Victor Crabb (Plaintiff v Arun District Council (formerly Chichester Rural District Council) (Defendants

JurisdictionEngland & Wales
Judgment Date15 December 1976
Judgment citation (vLex)[1976] EWCA Civ J1215-1
Docket Number1971 c. No. 4011
CourtCourt of Appeal (Civil Division)
Date15 December 1976
Victor Crabb
Plaintiff (Appellant)
Arun District Council (formerly Chichester Rural District Council)
Defendants (Respondents)

[1976] EWCA Civ J1215-1


The Master of the Rolls (Lord Defining)

Lord Justice Lawton and

Lord Justice Scarman

1971 c. No. 4011

In The Supreme Court of Judicature

Court of Appeal

On Appeal From The High Court of Justice

Chancery Division

MR. M. MACDONALD, Q.C. and MR. A. TEMPLEMAN (instructed by Messrs. Bells, Solicitors, Kingston upon Thames) appeared on behalf of the Plaintiff (Appellant).

MR. G. LIGHTMAN (instructed by Messrs. Doyle, Devonshire, Box & Co. Solicitors, London) appeared on behalf of the Defendants (Respondents).


This application is a sequel to a case we had some 18 months ago, Crabb v. Arun District Council. It is now reported in (1976) Chancery page 179 To recapitulate, Mr. Crabb was the owner of a piece of back land which needed access to a highway. To get that access, he had to go through a point marked "B" and along a new estate road so as to get to the main road. The controversy was whether he was entitled to use this access so as to have virtually a right of way. As it turned out, he could not prove an express agreement by the Arun District Council or their predecessors which gave him that right of way. Nevertheless, owing to the conduct of the council or their predecessors, it was held that he had in equity a good claim to have a right of way. The gateway ought never to have been shut up. Going back to 1969 the District Council put up a fence barring his right of way. There were negotiations in which the council asked for £3,000 for him to have a right of way. He refused to pay. He brought an action saying that he had this right of way. He started the action in 1971- She case came on for hearing before the Vice-Chancellor, Mr. Justice Pennycuick, in January 1374. He held that Mr. Crabb failed because he had not a positive agreement. But in July 1975 this court reversed the Vice-Chancellor's decision. We held that although there was no positive agreement to a right of way, nevertheless he had a right in equity; and the correct1way of satisfying it was that he should be granted a right of way: and that he ought to have had it all the time from 1969.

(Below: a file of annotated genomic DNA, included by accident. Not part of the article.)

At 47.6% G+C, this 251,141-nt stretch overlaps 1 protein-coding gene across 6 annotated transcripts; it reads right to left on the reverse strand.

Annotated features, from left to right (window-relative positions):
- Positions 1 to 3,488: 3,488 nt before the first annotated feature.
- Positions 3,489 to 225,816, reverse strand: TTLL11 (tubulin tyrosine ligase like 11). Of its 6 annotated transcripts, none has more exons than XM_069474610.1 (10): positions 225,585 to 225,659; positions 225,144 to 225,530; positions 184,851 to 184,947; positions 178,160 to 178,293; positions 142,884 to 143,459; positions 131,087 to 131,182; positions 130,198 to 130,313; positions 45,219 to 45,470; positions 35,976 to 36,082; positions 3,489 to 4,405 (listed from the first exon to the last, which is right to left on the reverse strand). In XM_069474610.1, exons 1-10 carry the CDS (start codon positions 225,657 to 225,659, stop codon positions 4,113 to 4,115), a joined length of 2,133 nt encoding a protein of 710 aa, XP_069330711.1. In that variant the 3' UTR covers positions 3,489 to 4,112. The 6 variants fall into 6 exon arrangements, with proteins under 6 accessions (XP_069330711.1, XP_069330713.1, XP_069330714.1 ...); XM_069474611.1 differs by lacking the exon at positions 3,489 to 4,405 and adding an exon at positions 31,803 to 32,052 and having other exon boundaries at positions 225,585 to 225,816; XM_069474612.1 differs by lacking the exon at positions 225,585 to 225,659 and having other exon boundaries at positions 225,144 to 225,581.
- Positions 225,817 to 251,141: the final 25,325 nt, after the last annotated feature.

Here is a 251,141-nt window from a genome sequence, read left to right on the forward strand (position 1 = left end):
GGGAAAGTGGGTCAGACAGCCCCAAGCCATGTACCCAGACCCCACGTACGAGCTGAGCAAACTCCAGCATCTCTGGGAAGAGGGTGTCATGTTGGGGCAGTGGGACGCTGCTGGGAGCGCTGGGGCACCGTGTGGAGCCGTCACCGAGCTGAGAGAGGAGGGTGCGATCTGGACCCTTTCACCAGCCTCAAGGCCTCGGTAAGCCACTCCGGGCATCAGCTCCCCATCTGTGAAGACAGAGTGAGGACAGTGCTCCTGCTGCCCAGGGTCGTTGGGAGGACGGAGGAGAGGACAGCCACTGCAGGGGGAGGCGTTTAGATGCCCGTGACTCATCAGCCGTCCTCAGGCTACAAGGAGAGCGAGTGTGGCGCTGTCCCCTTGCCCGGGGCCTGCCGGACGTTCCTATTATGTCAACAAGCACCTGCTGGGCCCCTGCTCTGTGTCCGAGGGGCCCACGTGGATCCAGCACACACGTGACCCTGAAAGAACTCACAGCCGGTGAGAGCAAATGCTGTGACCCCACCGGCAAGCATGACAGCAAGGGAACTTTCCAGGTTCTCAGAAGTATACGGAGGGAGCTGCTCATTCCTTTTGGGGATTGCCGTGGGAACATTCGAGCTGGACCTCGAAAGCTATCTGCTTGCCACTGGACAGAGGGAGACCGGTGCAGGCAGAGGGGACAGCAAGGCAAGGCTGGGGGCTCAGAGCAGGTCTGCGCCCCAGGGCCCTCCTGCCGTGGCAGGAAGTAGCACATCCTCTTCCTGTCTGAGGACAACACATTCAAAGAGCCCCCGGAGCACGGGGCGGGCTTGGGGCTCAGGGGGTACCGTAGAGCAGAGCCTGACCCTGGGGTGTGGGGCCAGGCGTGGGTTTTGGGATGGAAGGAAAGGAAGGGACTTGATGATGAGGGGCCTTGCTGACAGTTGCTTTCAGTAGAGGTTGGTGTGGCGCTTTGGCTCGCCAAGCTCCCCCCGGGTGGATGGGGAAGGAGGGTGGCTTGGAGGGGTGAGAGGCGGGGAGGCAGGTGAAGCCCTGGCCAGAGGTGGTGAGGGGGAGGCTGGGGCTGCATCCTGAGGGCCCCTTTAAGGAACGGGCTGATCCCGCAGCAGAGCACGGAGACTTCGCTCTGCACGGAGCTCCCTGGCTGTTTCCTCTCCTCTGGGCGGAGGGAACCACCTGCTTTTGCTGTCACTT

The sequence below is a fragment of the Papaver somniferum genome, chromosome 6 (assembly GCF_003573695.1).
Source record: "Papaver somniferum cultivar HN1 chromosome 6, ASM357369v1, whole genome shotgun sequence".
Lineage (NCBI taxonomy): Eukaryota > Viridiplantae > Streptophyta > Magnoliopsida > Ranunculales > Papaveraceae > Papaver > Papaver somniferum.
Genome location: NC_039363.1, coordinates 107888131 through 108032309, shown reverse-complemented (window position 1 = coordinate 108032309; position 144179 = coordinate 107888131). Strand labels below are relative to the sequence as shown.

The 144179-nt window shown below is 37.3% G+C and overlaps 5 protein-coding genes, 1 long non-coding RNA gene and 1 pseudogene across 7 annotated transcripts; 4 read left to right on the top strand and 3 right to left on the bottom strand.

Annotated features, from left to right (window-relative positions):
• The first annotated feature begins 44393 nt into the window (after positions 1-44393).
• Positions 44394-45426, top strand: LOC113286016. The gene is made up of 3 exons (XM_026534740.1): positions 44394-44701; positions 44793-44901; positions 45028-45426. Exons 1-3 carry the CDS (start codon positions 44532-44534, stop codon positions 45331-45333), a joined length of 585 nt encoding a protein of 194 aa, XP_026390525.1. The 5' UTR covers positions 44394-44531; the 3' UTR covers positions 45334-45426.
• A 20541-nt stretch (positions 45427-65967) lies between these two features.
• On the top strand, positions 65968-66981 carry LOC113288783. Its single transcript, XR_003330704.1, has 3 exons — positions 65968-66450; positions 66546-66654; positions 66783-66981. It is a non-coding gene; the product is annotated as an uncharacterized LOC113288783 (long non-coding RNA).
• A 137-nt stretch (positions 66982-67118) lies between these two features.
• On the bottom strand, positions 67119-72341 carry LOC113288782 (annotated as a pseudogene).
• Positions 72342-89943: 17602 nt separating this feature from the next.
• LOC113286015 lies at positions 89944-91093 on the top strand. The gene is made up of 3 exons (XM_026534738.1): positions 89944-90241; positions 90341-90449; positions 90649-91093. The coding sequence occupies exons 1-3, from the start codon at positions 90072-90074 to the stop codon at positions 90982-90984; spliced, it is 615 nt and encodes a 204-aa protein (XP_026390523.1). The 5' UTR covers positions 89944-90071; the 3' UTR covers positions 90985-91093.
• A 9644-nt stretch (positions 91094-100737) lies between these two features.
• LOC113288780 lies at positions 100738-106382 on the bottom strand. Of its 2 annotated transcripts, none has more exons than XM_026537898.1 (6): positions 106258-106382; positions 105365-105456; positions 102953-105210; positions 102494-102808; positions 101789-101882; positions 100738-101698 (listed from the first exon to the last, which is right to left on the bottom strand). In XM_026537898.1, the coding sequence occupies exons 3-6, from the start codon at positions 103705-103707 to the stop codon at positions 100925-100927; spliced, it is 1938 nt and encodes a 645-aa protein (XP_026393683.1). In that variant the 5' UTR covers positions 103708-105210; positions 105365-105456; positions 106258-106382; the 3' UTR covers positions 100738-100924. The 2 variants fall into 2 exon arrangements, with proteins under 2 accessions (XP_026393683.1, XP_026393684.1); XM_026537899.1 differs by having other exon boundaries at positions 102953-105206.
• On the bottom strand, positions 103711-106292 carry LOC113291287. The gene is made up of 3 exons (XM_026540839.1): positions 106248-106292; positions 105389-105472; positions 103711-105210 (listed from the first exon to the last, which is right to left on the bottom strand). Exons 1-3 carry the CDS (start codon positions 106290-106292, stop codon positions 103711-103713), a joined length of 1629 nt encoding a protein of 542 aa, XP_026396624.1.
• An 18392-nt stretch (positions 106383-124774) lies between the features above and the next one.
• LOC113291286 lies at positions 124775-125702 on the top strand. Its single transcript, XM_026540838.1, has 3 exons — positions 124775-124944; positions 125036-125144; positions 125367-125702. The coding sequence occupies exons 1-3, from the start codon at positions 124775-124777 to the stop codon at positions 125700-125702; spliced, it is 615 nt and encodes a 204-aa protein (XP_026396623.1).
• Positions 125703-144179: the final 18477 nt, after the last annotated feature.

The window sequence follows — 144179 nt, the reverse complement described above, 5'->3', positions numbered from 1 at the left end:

Now Mr. Crabb says that he ought to have compensation or damages because he was kept out — and his land was rendered sterile — for some six years. He has lost all the profit from the income which he would have been able to receive from that land if only he had had the access. He agrees that if he hadbeen granted a right of way in 1969 he would have had to pay something for it. He says that he is ready for credit to be given for any reasonable payment for it, but still there ought to be an inquiry so that he can get big damages for his land being rendered sterile for six years.


We have had a good deal of discussion as to whether in principle such a claim by Mr. Crabb for compensation is available. It was submitted to us by Mr. Lightman, that at common law he had no cause of action, and that equity cannot give damages or compensation. The answer is given by Lord Cairns' Act in 1858 the Chancery Amendment Act 1858. Section 2 says: "In all Cases in which the Court of Chancery has Jurisdiction to entertain an Application for an Injunction against a Breach of any Covenant, Contract or Agreement, or against the Commission or continuance of any wrongful Act, or for the specific Performance of any Covenant, Contract, or Agreement, it shall be lawful for the same Court, if it shall think fit, to award Damages to the Party injured, either in addition to or in substitution for such Injunction or specific Performance, and such damages may be assessed in such Manner as the Court shall direct". That section, oddly enough, has been repealed, but the House of Lords have held that it is still part of the law of England. It gave an equitable remedy which was in existence in 1858 before the Judicature Act in 1873: and it is kept in being by the combination in 1873 of law and equity. It was so decided by the case of Leeds Industrial Co-operative Society Ltd. v. Slack (1924) Appeal Cases 851.


For present purposes, the important provision of the Act is that the court can give damages in addition to an injunction.


If Mr. Crabb had come at once in 1969 for an injunction he would have been granted it without the need for any damages.Because of delays, which were not his fault, it took six years before he could get an injunction or any remedy. Why 3hould he not have compensation for being kept out of his equitable right or interest? In principle I see no reason why he should not have it. That appears from Eastwood v. Lever (1863) De Gex, Jones & Smith's Reports, Volume IV, 114,...

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    ...University of New South Wales Law Journal 143; McDougall (n 151) 14 [40]; O'Connor (n 149) 735-6. (154) Crabb v Arun District Council [1976] 1 Ch 179, 198 (Scarman (155) As Lord Scott suggested in Thorner v Major [2009] 1 WLR 776, 781 [14], 784-5 [20]-[21]. Cf Crossco No 4 Unlimited v Jolan......
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